LINZ, Austria, Sept 20 (Reuters) - German Chancellor Angela Merkel indirectly criticised the United States and Britain on Saturday for thwarting her government’s previous attempts to tighten controls on financial markets.
Speaking at an election rally in Austria, Merkel said on Saturday her government tried in vain to win G8 support at a summit last year for tighter regulation of hedge funds and said the financial market turmoil would hurt people outside markets.
“It was said for a long time ‘Let the markets take care of themselves’ and that there is ‘no need for more transparency’,” Merkel said at a rally in Linz, where she was campaigning on behalf of the Austrian conservative People’s Party (OeVP).
“Today we are a step further because even America and Britain are saying ‘Yes, we need more transparency, we need better standards for the ratings agencies’,” said Merkel, leader of Germany’s conservative Christian Democrats.
”And I’d like to add that everyone who produces a real product knows what it looks like and what standards it is up to,“ said Merkel, chancellor since 2005. ”One also needs to know with a financial product what’s involved.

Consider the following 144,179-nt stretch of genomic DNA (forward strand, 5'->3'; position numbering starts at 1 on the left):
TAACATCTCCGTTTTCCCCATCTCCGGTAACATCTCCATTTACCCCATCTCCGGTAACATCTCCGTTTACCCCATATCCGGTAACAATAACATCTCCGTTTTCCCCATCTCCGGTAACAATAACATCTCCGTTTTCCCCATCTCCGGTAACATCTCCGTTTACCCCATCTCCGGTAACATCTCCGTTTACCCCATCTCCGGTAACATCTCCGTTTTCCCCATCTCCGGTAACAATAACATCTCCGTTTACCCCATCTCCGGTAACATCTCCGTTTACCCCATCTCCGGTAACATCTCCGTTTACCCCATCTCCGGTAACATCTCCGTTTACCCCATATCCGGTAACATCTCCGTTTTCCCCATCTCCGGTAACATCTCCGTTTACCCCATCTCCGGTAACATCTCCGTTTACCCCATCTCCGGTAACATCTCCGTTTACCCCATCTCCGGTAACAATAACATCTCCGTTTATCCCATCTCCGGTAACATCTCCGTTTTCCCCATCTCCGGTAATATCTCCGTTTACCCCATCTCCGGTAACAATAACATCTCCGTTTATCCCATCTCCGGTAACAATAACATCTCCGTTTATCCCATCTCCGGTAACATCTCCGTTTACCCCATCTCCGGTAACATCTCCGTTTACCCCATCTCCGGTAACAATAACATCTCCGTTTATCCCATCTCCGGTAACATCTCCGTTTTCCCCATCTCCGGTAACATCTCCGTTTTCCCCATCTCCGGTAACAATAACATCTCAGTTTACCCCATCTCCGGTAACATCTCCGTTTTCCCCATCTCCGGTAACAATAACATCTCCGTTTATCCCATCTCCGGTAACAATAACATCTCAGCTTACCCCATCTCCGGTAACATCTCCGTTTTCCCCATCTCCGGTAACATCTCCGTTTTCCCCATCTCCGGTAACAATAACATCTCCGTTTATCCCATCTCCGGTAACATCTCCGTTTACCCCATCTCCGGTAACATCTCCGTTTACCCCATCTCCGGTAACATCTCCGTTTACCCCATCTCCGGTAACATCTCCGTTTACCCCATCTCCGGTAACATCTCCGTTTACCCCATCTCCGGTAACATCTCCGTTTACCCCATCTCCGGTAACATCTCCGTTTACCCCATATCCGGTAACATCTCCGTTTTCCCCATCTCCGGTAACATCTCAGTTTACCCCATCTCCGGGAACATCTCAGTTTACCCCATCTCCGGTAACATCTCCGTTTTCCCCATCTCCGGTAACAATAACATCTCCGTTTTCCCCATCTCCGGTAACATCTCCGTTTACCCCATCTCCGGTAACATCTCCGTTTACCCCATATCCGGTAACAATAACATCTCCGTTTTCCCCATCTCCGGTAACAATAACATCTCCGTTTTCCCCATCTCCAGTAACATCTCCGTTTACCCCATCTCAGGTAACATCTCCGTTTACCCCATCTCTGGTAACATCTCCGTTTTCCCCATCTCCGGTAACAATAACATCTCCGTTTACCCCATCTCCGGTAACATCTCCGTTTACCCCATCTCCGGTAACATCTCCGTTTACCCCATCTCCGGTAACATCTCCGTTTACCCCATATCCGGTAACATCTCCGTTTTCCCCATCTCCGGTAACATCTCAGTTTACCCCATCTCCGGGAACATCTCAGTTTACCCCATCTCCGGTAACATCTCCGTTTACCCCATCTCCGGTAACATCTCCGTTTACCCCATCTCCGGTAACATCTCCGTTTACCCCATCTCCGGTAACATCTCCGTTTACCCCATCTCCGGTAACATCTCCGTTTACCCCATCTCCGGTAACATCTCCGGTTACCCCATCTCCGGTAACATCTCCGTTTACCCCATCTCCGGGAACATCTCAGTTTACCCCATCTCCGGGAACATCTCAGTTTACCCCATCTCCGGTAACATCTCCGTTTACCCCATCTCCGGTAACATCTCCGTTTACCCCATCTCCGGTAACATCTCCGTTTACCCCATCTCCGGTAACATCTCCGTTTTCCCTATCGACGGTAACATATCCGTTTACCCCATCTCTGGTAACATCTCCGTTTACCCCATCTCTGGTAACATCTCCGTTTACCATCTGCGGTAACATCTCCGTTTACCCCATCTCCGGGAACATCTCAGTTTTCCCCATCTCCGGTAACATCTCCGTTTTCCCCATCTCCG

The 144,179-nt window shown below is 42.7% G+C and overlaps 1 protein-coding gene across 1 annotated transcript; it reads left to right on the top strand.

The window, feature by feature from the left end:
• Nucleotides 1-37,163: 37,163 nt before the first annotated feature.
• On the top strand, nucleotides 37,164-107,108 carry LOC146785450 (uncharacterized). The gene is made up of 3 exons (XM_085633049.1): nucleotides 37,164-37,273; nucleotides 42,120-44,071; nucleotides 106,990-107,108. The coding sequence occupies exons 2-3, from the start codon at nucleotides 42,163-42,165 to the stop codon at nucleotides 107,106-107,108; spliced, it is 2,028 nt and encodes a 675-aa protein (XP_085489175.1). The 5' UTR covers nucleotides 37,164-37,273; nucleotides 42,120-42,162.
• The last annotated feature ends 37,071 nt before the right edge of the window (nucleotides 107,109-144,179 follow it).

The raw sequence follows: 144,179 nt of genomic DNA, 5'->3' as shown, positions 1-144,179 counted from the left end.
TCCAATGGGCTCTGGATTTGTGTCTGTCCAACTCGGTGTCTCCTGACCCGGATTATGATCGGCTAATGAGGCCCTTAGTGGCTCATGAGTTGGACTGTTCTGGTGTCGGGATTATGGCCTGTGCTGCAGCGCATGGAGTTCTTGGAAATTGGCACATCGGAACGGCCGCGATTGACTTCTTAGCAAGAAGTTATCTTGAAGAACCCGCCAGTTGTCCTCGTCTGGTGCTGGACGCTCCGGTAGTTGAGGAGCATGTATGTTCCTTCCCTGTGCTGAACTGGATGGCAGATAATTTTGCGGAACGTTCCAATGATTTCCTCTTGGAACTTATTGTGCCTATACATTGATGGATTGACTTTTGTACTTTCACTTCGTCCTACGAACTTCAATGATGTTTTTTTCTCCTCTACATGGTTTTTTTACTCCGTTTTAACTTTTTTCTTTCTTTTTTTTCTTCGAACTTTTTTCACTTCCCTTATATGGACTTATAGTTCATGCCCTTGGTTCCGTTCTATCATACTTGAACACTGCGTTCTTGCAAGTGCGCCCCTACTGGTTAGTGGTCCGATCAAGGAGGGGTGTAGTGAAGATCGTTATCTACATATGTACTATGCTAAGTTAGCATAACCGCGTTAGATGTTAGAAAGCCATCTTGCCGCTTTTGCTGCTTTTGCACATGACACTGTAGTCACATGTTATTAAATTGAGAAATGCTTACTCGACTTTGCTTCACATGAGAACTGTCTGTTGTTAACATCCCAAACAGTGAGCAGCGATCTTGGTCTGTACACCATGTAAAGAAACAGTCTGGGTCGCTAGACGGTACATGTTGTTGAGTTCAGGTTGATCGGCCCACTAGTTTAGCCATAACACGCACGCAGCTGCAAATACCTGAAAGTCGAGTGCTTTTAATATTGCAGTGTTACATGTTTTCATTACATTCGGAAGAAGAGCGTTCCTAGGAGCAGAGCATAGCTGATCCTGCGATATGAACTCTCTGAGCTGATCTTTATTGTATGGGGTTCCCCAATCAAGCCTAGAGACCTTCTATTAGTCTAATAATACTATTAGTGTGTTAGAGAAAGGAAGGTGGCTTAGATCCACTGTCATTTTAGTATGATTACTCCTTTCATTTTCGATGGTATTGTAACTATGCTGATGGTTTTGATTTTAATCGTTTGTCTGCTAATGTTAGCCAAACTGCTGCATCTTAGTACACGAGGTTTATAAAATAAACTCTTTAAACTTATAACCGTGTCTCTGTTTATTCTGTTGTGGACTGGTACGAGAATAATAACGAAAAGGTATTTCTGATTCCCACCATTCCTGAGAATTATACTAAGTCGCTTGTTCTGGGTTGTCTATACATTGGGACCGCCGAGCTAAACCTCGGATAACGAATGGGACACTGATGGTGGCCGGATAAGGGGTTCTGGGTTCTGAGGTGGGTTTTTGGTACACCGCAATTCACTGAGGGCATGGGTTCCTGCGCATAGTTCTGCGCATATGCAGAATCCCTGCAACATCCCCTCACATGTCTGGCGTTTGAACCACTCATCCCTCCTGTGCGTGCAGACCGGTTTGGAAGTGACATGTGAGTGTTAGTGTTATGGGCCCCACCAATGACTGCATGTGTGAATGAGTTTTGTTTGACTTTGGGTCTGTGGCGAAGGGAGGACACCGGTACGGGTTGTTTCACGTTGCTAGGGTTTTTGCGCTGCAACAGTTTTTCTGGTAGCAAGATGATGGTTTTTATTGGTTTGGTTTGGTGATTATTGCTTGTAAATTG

“Otherwise, these sorts of things happen that we then all have to pay for,” she said.
Merkel had hoped to reach a common position on hedge fund transparency in 2007 when Germany held the rotating presidency of the Group of Eight, which includes the United States, Japan, Germany, Britain, France, Italy, Canada and Russia.
Germany had expressed fears that hedge funds could threaten the stability of the financial system through their heavy reliance on borrowing to finance risky trading strategies. It has also raised concerns about private equity funds. (Reporting by Carsten Lietz, writing by Erik Kirschbaum)